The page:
Jihad flags are strung across every street.

We had the opportunity to go into Gaza for a few hours one day. It all came together at the last moment, so that meant we got the phone call and jumped into the car for the 45 minute drive to the border.


At the border you have to clear Israeli customs and immigration and then go through Fatah (official ruling party though only in name in Gaza) and Hamas (the group actually in control) checkpoints. Israeli customs included a one-by-one grilling by an intimidating young woman, then security and a long walk through a huge empty building.


Outside the building was another walk through two gates before getting to the wall, which had a solid steel door. Coiled barbed wire rimmed the top of the 25-foot concrete wall. We had to stand there for about half an hour until Israeli guards decided to hit the button opening the door and let us and other aid workers through. I couldn’t take photos, obviously. Then we had about a two-mile walk along a roofed and fenced in walk-way through no man’s land.

There’s not much to do if you’re unemployed.

At the other end, Fatah workers siting in an office made of an old container stamped our paperwork and waved us on. Taxi drivers in ramshackle vehicles were waiting to ferry us along the dusty dirt road to the Hamas checkpoint. There, more guards in an even more dilapidated set of old containers reviewed our paperwork and entered our names by hand in a notebook. A fully covered female security guard went through my camera bag and gave me the pat down before we were finally able to pass through.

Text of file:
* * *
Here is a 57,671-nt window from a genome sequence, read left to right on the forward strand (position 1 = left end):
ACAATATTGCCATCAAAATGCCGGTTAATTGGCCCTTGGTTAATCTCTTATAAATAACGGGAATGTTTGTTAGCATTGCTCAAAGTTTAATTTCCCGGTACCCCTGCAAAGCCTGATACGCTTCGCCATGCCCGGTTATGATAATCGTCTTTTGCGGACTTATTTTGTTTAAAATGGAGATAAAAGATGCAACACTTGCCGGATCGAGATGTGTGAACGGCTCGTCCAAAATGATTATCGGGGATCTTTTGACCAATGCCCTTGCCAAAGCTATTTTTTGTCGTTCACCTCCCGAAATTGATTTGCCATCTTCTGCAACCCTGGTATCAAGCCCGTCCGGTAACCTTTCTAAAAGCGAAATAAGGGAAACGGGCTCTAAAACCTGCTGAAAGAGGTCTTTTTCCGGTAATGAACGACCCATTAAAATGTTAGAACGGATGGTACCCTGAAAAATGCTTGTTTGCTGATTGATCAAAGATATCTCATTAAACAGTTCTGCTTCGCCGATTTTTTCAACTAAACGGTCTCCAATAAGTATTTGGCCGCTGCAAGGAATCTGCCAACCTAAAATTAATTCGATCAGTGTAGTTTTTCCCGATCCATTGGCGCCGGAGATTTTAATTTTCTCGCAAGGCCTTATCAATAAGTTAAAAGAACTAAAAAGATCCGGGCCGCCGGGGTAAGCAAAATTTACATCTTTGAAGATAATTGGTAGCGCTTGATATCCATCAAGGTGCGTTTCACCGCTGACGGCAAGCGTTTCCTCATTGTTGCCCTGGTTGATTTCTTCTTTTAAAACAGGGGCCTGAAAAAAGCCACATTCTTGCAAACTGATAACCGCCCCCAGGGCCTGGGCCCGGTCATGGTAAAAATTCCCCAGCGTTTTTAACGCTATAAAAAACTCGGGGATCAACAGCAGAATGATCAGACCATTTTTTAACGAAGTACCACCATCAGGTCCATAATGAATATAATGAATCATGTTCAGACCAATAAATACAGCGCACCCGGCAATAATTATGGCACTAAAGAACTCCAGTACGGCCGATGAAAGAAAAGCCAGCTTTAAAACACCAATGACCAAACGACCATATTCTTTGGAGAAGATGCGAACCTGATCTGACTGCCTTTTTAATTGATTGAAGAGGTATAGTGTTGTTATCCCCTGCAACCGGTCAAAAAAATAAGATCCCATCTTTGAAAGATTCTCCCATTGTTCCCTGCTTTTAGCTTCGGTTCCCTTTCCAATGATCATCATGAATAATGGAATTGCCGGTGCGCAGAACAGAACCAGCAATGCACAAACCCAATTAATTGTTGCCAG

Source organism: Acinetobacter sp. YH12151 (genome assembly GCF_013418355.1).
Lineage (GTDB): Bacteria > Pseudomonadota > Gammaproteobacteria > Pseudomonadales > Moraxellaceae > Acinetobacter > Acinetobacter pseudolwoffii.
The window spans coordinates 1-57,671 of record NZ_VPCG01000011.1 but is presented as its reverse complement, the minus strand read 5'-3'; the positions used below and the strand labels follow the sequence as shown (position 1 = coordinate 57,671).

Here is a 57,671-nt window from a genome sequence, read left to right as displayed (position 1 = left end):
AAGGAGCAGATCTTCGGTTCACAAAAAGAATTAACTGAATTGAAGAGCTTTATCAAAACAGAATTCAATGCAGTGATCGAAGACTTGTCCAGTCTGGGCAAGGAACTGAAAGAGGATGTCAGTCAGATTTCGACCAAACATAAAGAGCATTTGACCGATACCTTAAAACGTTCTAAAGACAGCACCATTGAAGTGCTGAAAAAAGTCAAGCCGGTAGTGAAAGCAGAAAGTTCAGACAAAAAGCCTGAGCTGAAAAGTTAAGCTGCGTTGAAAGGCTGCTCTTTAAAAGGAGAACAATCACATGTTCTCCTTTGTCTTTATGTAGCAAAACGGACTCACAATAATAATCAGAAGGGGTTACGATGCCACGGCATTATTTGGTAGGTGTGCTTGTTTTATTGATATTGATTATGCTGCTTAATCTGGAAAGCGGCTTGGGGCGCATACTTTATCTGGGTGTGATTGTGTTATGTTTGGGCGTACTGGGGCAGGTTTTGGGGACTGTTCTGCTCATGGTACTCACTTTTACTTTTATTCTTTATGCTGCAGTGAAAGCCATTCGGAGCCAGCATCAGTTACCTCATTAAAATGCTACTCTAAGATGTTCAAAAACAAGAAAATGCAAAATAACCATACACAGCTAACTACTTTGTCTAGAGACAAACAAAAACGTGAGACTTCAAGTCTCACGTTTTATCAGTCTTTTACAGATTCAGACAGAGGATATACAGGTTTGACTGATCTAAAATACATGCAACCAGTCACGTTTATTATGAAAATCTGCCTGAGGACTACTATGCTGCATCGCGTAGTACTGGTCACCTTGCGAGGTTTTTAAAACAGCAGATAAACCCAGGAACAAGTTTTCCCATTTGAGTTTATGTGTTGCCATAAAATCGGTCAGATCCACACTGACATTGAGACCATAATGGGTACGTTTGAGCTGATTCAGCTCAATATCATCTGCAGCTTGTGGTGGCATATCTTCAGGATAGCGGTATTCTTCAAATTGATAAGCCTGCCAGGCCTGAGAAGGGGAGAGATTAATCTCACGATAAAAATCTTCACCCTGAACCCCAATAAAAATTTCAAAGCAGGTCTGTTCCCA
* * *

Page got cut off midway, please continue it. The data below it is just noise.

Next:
Crossing the border is like stepping back in time. Israel is a fully modern first-world country, but Gaza looks like time has forgotten it. It reminded me a lot of the Puyo in the 80s, the biggest town near where I grew up in Ecuador. Except I’m not even sure that Puyo had that many horses pulling carts. I suppose the carts are due to a lack of accessibility to fuel.

Outside the courthouse. This is where you get your legal paperwork done. There were about 10 of these paralegals set up outside.

The day we were there, there was no bottled water to be found in the city, because Egypt had closed their border into Gaza, and no goods could come in.


If it weren’t for the political situation, Gaza could almost be a tourist town, situated right on the blue Mediterranean Sea. We enjoyed a lunch of fresh fish, something that’s always plentiful.


After just a few short hours, it was time to leave, since Israel closes the checkpoint at 3 p.m., and we needed to get home for the night. We rushed back through the checkpoints and no man’s land and were subjected to deeper security on the Israeli side, once again standing before the daunting concrete wall and steel door, hoping the guards would let us in before their shift ended.

On the other side, we went through full-body scanners like at the airport and had our bags totally taken apart in another room where we couldn’t watch. Then it was another grilling interview with Miss Intimidating Guard before finally stepping out into bright Israeli sunlight on the other side.

Obviously, this isn’t right on the border. But what a contrast!



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